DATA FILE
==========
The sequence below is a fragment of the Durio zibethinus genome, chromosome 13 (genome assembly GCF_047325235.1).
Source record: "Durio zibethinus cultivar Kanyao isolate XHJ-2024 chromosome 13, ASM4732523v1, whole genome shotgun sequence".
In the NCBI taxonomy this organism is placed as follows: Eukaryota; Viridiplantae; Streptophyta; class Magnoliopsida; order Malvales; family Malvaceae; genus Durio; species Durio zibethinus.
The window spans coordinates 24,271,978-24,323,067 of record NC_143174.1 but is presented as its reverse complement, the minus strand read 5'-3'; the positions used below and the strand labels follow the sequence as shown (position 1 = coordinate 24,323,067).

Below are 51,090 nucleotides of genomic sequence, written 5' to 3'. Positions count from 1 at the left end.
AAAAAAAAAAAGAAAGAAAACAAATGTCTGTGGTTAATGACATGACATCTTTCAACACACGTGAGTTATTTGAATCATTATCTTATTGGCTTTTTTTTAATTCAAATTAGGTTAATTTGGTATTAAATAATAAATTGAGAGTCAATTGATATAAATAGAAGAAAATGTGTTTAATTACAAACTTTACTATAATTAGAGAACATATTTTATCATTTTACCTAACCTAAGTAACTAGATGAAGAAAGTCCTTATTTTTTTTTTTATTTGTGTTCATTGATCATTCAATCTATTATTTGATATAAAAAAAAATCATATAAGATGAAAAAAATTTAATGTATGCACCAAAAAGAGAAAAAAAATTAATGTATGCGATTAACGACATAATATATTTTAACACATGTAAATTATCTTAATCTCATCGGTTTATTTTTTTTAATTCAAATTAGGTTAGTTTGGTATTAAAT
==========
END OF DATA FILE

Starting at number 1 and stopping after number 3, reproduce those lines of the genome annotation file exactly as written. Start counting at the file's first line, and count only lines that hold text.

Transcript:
The sequence below is a fragment of the Durio zibethinus genome, chromosome 13 (genome assembly GCF_047325235.1).
Source record: "Durio zibethinus cultivar Kanyao isolate XHJ-2024 chromosome 13, ASM4732523v1, whole genome shotgun sequence".
In the NCBI taxonomy this organism is placed as follows: Eukaryota; Viridiplantae; Streptophyta; class Magnoliopsida; order Malvales; family Malvaceae; genus Durio; species Durio zibethinus.